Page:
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Rise and Recharge: Exploring Employee Perceptions of and Contextual Factors Influencing an Individual-Level E-Health Smartphone Intervention to Reduce Office Workers’ Sedentary Time at Work

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Rise and Recharge: Exploring Employee Perceptions of and Contextual Factors Influencing an Individual-Level E-Health Smartphone Intervention to Reduce Office Workers’ Sedentary Time at Work. / Morris, Abigail; Mackintosh, Kelly; Owen, Neville; Dempsey, Paddy; Dunstan, David; McNarry, Melitta.

In: International Journal of Environmental Research and Public Health, Vol. 18, 18, 13.09.2021, p. 1-15.

Research output: Contribution to Journal/MagazineJournal articlepeer-review

Harvard

Morris, A, Mackintosh, K, Owen, N, Dempsey, P, Dunstan, D & McNarry, M 2021, 'Rise and Recharge: Exploring Employee Perceptions of and Contextual Factors Influencing an Individual-Level E-Health Smartphone Intervention to Reduce Office Workers’ Sedentary Time at Work', International Journal of Environmental Research and Public Health, vol. 18, 18, pp. 1-15. https://doi.org/10.3390/ijerph18189627

APA

Morris, A., Mackintosh, K., Owen, N., Dempsey, P., Dunstan, D., & McNarry, M. (2021). Rise and Recharge: Exploring Employee Perceptions of and Contextual Factors Influencing an Individual-Level E-Health Smartphone Intervention to Reduce Office Workers’ Sedentary Time at Work. International Journal of Environmental Research and Public Health, 18, 1-15. [18]. https://doi.org/10.3390/ijerph18189627

Vancouver

Author

Morris, Abigail ; Mackintosh, Kelly ; Owen, Neville ; Dempsey, Paddy ; Dunstan, David ; McNarry, Melitta. / Rise and Recharge: Exploring Employee Perceptions of and Contextual Factors Influencing an Individual-Level E-Health Smartphone Intervention to Reduce Office Workers’ Sedentary Time at Work. In: International Journal of Environmental Research and Public Health. 2021 ; Vol. 18. pp. 1-15.

Bibtex

@article{29fb5d8e2b464fc185c8b2c7d447dc66,
title = "Rise and Recharge: Exploring Employee Perceptions of and Contextual Factors Influencing an Individual-Level E-Health Smartphone Intervention to Reduce Office Workers{\textquoteright} Sedentary Time at Work",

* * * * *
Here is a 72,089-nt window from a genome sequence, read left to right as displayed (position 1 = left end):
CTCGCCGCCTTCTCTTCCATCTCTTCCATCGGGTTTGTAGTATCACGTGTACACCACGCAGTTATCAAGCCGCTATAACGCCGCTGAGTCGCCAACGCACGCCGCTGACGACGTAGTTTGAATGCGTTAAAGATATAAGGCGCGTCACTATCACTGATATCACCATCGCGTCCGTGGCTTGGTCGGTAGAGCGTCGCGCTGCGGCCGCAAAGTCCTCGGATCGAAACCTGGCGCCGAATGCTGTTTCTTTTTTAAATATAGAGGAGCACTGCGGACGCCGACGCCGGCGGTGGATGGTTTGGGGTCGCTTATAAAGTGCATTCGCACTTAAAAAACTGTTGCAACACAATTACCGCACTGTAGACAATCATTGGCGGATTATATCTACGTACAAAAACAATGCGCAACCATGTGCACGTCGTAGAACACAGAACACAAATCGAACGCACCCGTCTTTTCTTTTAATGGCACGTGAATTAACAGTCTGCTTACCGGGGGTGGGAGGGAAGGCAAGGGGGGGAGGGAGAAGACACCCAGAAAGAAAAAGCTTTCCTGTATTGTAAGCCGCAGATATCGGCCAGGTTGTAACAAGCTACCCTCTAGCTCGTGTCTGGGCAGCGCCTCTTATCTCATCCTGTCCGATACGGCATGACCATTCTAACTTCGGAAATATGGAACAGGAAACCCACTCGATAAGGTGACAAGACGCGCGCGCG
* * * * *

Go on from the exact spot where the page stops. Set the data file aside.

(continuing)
abstract = "This feasibility study explored the contextual factors influencing office workers{\textquoteright} adherence to an e-health intervention targeting total and prolonged sedentary time over 12 weeks. A three-arm quasi-randomized intervention included prompts at 30 or 60 min intervals delivered via a smartphone application, and a no-prompt comparison arm. Fifty-six office workers completed baseline (64% female) and 44 completed the 12 week follow-up (80% retention). Ecological momentary assessments (EMA) captured contextual data, with 82.8 ± 24.9 EMA prompt questionnaires completed weekly. Two focus groups with n = 8 Prompt 30 and 60 participants were conducted one-month post-intervention to address intervention acceptability and feasibility. Contextual findings indicate that when working on a sedentary task (i.e., reading or screen-based work) and located at an individual workstation, hourly prompts may be more acceptable and feasible for promoting a reduction in total and prolonged sedentary time compared to 30 min prompts. Interpersonal support also appears important for promoting subtle shifts in sedentary working practices. This novel study gives a real-time insight into the factors influencing adherence to e-health prompts. Findings identified unique, pragmatic considerations for delivering a workplace e-health intervention, indicating that further research is warranted to optimize the method of intervention delivery prior to evaluation of a large-scale intervention. ",
keywords = "feasibility, ecological momentary assessment, workplace, Intervention, e-health, mobile application, sedentary behaviour, physical activity",
author = "Abigail Morris and Kelly Mackintosh and Neville Owen and Paddy Dempsey and David Dunstan and Melitta McNarry",
year = "2021",
month = sep,